We want to extend huge thanks to Sean and Félix for bringing each of the Childen’s Forest Tree Planting days to such exciting finales with their invigorating and unexpected performances.

 

The Children’s Forest of Coto Brus, Part 2

Tree Sources

The first 50 trees for this future forest were donated by Finca Las Alturas de Coton. The tree species include roble (tropical oak), amarillon (a hardwood), aguacatillo (wild avocado) and inga (pollinator attractor). You can watch a short video about Las Alturas, narrated by the manager Fernando Castañeda, by clicking here.

Rod de Sousa at Las Cruces

The OTS Las Cruces Biological Station’s Native Tree Nursery, started and managed by Rodrigo de Sousa, contributed more trees and Rod helped with placement and reforestation expertise.

Maria Rosa Rodriguez Rodriguez also provided trees for the new forest. She has a highly regarded booth at the local Feria de Agriculturas on Saturday mornings at the Campo Ferial de San Vito from 7 am to noon. Many SVBC members consult with Dona Maria for flowering plants, shrubs and trees for their gardens.

More Collaborators

LSAMP Las Cruces 2019

A university student group from the OTS Las Cruces Biological Station’s program called the Louis Stokes Alliance for Minority Participation (LSAMP) Research Experience for Undergraduates (REU) came to observe the program in action as well as help plant trees.

Coordinator Scott Walter.

The group’s Coordinator Scott Walter is a longtime OTS staff member and SVBC supporter.

All in, this is a great project with volunteers spanning generations from the 5th grade to senior citizens: SVBC-ers share the same curiosity, fascination and reverence for wildlife and natural history. From now on, ‘habitat restoration’ is our middle name.

The Children’s Forest of Coto Brus, Part 1

Dr. Lilly Briggs is up to something very wild in her new digs at Finca Cantaros: she’s working to create The Children’s Forest of Coto Brus — or, perhaps a little more melodically speaking, El Bosque de los Ninos de Coto Brus.

We talk endlessly about our Detectives de Aves environmental education program from the Cornell University Laboratory of Ornithology. In fact, Lilly is one of the co-authors of this curriculum, Lesson 9 of which is a Community Project.

This Flows So Well

In the first two weeks of July, students from six participating schools chose to plant trees as their Community Project — so they, and we, are part of the reforestation effort that will ultimately create The Children’s Forest.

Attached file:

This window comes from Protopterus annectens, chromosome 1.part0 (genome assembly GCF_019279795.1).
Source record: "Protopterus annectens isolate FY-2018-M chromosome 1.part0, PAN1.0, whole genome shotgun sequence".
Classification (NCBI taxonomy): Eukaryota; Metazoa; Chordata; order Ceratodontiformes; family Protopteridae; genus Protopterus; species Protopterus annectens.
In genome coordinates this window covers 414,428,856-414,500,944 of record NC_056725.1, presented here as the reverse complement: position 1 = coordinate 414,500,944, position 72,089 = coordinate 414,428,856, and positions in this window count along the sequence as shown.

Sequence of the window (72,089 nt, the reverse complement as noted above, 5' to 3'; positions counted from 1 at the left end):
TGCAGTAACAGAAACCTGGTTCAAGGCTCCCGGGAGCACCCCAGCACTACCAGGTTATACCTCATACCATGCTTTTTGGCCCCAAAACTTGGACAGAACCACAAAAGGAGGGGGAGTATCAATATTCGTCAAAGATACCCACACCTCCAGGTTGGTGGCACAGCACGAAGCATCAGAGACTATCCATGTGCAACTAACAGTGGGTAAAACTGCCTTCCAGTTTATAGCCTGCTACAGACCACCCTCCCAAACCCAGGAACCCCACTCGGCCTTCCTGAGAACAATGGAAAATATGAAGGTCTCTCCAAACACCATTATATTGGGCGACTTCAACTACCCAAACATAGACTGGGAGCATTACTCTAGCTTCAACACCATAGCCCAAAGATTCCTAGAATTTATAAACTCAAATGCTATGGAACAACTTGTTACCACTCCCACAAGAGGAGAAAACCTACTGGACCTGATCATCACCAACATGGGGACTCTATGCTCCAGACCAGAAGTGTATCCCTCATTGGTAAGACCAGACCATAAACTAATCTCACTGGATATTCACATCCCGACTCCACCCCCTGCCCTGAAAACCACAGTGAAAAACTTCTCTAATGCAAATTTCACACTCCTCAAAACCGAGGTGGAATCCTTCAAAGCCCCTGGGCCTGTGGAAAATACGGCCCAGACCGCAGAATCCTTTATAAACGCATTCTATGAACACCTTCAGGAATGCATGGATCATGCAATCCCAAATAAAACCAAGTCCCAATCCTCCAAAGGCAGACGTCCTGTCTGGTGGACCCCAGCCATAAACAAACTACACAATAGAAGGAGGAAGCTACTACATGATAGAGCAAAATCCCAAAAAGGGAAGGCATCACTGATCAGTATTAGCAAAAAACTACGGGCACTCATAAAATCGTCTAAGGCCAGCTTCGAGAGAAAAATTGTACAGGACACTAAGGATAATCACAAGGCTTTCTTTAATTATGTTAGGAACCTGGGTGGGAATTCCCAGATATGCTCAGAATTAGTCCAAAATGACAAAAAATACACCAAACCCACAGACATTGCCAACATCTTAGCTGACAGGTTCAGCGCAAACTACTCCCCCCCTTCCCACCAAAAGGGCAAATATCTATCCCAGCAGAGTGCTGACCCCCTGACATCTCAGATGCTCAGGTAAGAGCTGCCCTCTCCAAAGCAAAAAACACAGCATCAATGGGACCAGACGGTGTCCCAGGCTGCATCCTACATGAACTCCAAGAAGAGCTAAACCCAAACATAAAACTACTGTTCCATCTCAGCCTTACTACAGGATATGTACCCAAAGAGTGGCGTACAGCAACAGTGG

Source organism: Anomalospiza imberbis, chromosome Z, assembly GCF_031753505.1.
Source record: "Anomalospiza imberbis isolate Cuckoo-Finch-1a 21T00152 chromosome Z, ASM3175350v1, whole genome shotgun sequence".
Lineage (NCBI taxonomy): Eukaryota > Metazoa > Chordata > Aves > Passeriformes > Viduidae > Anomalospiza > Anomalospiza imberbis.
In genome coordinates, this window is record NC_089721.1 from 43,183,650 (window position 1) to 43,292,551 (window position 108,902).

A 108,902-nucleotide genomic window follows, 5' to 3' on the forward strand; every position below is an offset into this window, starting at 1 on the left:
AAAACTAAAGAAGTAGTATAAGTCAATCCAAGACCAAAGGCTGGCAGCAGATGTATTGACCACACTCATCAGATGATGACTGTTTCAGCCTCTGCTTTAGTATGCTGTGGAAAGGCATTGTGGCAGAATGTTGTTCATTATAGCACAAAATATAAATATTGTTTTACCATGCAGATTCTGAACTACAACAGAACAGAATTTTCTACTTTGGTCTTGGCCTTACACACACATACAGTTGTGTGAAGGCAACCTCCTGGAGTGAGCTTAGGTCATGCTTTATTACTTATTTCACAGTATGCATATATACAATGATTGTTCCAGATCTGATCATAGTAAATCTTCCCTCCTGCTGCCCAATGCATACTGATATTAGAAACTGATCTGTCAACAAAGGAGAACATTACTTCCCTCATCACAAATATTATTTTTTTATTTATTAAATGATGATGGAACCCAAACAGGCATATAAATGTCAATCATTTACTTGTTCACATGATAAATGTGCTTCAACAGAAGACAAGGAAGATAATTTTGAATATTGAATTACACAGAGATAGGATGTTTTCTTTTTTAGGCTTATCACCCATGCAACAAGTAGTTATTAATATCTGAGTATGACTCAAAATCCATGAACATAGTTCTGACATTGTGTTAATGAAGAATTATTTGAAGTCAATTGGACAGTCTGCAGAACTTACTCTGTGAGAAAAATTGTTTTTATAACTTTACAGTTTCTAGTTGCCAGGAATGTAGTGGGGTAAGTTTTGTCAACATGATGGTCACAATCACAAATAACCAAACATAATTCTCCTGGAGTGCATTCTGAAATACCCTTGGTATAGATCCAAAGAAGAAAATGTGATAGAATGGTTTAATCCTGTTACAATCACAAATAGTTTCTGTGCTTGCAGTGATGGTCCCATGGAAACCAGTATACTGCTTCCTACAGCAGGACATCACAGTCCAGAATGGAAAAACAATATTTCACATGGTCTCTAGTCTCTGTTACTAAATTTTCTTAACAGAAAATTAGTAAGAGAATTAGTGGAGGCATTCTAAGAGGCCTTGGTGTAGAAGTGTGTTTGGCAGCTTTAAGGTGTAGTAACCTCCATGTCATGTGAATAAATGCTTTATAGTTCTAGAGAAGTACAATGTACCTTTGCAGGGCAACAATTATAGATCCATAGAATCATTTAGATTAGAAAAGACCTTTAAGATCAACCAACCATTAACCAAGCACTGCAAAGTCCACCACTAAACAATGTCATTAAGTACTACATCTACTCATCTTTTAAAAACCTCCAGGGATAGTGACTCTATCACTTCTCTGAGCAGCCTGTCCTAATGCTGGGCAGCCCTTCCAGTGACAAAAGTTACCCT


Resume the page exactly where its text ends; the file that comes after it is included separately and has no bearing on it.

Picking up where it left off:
Alexandrina is all smiles with her ‘personal’ part of the future forest. Photo by Peter Wendell.

The staked out young trees have been GPS-ed by SVBC President Peter Wendell and every student was photographed with his/her planting. Lilly is encouraging them to come back whenever possible to check on the tree’s growth and — one day — to bring their children and grandchildren to see their trees in the future mature forest.

Each school heard a talk on the history of Finca Cantaros, given by former owner and reforestation leader Gail Hewson Hull, followed by a discussion of the importance of trees for healthy environments and habitats, and, lastly, a brief demonstration of tree planting techniques.

Escuela Copal from Concepcion; Director Jairo Murillo accompanied his students. Photo by Peter Wendell.

The students fanned out in the pasture directly east of F. Cantaros to find their own personal sapling that they then planted with shared shovels, big smiles and great vigor!

As of the end of July 2019, 110 trees were planted by an equal number of students.

To date, participating schools include Escuelas Santa Rita, San Marcos near Sereno, Copal in Concepcion, Los Angeles, Linda Vista and Gonzalo Acuña in Sabalito. We will update this list as the forest grows!

Hello and Goodbye: Please Welcome Dr. Lilly Briggs!

Most of our readers are familiar with the beautiful Finca Cantaros, a public center of activity in San Vito that until recently was owned and operated by Gail Hewson Hull and Harry Hull. This magical place has hosted many of our bird walks, research projects by international scientists, educational opportunities and other events that SVBC-ers cherish and, yes, we all cried at the Hull’s Farewell Party.

In her element. Photo by Michael Olivieri

But please join us in welcoming the new owner of Cantaros, Dr. Lilly Briggs from the Cornell University Laboratory of Ornithology. With Jennifer Fee, of the Laboratory of Ornithology Education Department, Lilly is the co-author of the BirdSleuth-International (aka Detectives de Aves) curriculum with which SVBC members work daily and happily!

After earning her PhD in 2016 at the Department of Natural Resources at Cornell, Lilly now works as a Postdoctoral Associate in Education and Citizen Science Programs. To learn more about Lilly’s career and see her publication list, visit this page.

Their legacy lives on in San Vito; we send every good wish to the Hulls.

‘Goodbyes’ are hard — sob, sniff — we miss the Hulls and wish them well in their new desert habitat in New Mexico.

‘Hellos’ are fun — whoo hoo! — please join us in a warm welcome and a huge hello to Lilly!